Table 5 Characterization of QTL clusters for kernel traits in this study

Predicting of candidate gene TaFT-D1 for QTLs QTkw.cas-7D.2 and QKw.cas -7D.1

The two stable QTLs, QTkw.cas-7D.2 and QKw.cas-7D.1, was delimited by the markers AX-110826147 and AX-111359934 (Fig. 3d), and the peak interval were co-located between the markers AX-111061288 and AX-111184541 (Table 3 and Fig. 3d-e). Collinearity analysis indicated that the genetic map of PG-RIL and the physical map of Chinese Spring reference genome V1.0 show perfect collinearity in the chromosomes 7DS region (Additional file 2: Fig. S1). To investigate the physical intervals of QTLs QTkw.cas-7D.2 and QKw.cas-7D.1, we aligned the markers AX-110826147 and AX-111359934 to Chinese Spring reference genome V1.0 [49]. The results showed that the physical interval of QTLs QTkw.cas-7D.2 and QKw.cas-7D.1 is mapped to the 65.50–69.32 Mb position on chromosome arm 7DS which contained 47 high confidence genes (Table 3 and Additional file 2: Table. S2).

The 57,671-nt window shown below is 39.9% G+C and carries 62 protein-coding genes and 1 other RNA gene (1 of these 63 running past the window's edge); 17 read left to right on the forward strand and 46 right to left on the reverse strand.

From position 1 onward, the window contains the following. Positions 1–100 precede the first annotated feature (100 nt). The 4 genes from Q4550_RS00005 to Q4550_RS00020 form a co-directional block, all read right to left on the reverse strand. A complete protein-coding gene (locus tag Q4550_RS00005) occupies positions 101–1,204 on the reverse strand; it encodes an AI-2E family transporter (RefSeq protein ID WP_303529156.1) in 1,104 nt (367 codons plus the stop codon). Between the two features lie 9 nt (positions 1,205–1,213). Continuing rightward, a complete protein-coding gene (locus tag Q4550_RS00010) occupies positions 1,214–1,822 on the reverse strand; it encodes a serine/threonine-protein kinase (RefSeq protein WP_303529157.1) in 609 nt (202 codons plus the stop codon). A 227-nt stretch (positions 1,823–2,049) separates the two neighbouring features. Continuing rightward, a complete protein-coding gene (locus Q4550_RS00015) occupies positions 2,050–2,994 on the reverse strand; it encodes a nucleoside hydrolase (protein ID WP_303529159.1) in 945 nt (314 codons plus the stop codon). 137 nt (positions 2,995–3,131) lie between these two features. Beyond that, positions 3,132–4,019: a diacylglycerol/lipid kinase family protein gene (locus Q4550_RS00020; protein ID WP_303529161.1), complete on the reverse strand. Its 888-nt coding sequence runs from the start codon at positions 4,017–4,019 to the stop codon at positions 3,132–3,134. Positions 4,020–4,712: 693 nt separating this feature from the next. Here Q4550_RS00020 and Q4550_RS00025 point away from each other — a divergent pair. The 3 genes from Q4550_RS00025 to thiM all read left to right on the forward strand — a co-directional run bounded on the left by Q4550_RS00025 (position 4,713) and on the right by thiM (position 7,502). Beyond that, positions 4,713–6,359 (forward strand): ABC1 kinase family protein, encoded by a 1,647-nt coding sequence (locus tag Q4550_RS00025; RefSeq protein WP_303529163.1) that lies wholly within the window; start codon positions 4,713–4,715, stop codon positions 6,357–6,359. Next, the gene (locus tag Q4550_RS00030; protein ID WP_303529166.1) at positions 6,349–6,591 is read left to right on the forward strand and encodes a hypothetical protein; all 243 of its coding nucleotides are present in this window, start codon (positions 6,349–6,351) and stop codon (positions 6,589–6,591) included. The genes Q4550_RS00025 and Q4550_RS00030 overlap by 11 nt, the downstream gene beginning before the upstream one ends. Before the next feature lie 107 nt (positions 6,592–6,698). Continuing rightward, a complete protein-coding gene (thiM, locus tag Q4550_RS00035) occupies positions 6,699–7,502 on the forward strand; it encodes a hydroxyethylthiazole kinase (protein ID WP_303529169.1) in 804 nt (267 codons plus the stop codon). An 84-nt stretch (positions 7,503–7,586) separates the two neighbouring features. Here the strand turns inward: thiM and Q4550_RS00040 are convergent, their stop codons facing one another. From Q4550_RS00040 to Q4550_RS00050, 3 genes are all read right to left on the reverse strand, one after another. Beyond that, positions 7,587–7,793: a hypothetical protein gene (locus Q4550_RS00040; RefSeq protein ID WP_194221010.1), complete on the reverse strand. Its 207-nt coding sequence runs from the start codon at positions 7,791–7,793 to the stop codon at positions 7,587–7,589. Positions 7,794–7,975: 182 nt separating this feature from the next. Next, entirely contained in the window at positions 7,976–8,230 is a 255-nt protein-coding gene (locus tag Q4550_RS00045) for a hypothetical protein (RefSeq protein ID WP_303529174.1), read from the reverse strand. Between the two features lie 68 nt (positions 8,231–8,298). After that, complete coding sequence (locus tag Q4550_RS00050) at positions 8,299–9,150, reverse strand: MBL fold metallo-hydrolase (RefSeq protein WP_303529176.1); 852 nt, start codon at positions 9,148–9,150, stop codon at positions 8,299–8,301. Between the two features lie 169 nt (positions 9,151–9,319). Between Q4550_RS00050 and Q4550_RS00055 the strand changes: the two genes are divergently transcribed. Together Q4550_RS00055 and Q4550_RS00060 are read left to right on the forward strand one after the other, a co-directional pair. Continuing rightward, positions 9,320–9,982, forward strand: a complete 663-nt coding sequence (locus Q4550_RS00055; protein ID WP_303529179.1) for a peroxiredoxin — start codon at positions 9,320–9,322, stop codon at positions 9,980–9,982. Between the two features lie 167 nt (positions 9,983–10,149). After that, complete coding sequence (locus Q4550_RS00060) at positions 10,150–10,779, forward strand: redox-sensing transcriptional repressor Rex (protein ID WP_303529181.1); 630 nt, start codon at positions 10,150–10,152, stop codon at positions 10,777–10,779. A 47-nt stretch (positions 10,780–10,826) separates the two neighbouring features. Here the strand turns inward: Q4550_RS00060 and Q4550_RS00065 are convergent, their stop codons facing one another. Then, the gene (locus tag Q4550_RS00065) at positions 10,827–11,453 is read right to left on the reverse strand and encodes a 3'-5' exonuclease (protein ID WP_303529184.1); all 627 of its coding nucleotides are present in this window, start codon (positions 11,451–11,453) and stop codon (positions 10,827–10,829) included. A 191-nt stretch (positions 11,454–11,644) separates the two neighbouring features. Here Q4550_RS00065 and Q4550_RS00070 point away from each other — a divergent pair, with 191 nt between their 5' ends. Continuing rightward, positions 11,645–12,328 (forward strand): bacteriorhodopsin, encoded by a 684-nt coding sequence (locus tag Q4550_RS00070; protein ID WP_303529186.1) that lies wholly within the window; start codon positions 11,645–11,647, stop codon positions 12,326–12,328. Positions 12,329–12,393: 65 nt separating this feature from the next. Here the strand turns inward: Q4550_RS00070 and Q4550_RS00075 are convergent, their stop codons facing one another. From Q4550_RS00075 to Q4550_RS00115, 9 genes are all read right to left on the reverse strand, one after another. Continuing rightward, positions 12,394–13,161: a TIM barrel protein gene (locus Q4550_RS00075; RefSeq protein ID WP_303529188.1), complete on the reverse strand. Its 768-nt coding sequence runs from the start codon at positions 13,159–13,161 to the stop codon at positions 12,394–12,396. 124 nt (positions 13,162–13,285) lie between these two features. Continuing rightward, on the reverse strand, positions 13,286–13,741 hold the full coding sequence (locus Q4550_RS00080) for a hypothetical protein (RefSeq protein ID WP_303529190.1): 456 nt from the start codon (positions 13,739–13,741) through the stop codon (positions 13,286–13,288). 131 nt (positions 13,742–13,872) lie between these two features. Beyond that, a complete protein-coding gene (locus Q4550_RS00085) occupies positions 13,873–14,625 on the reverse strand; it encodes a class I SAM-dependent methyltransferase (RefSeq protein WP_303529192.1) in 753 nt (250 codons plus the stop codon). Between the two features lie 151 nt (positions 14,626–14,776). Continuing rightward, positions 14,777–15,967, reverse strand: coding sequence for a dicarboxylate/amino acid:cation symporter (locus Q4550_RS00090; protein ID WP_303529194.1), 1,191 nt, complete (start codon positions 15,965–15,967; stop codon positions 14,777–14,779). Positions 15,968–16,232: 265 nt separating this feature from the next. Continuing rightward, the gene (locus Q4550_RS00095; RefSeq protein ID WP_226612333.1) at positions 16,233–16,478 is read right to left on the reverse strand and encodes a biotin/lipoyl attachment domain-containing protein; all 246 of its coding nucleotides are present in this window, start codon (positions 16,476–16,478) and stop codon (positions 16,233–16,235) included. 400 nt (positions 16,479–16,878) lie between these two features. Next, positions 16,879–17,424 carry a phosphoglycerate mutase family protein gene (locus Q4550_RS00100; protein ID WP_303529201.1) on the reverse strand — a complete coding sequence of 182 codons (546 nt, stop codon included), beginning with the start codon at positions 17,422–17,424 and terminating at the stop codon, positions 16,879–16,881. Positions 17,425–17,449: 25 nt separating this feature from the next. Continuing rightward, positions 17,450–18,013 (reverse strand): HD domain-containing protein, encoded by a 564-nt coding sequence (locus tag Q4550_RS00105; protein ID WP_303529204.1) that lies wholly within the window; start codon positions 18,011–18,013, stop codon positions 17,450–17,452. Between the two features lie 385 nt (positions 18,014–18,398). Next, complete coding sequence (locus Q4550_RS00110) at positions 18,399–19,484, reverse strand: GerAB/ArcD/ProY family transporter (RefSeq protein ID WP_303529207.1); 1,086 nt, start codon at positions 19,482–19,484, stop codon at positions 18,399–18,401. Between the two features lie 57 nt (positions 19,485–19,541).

Subsequently, we annotated 47 genes in the 3.82 Mb region (Additional file 2: Table. S3). Among them, TaFT-D1 (TraesCS7D02G111600), a homolog of Arabidopsis FLOWERING LOCUS T, was considered as the candidate gene for QTkw.cas-7D.2 and QKw.cas-7D.1 (Additional file 1: Tables S6). Then, we designed genome-specific primers for sequencing to analyse the genome sequence of TaFT-D1 from G8901 and P3228 (Additional file 1: Tables S9), and found that there was a 1 bp deletion at position + 840 in the third exon of TaFT-D1 in P3228. Protein sequence alignment revealed that this deletion caused frameshift mutation with loss function of the TaFT-D1 protein in P3228 (Additional file 2: Fig. S2). We further analyzed the expression profiles of 47 candidate genes in different tissues using the Chinese Spring cv-1 development (pair) database [50]. As shown in Additional file 2: Fig. S3, the expression of TaFT-D1 was highest in leaves and young spikes, slightly lower in stems and substantially lower in root and developing grain.

Development of KASP markers and analysis for alleles of TaFT-D1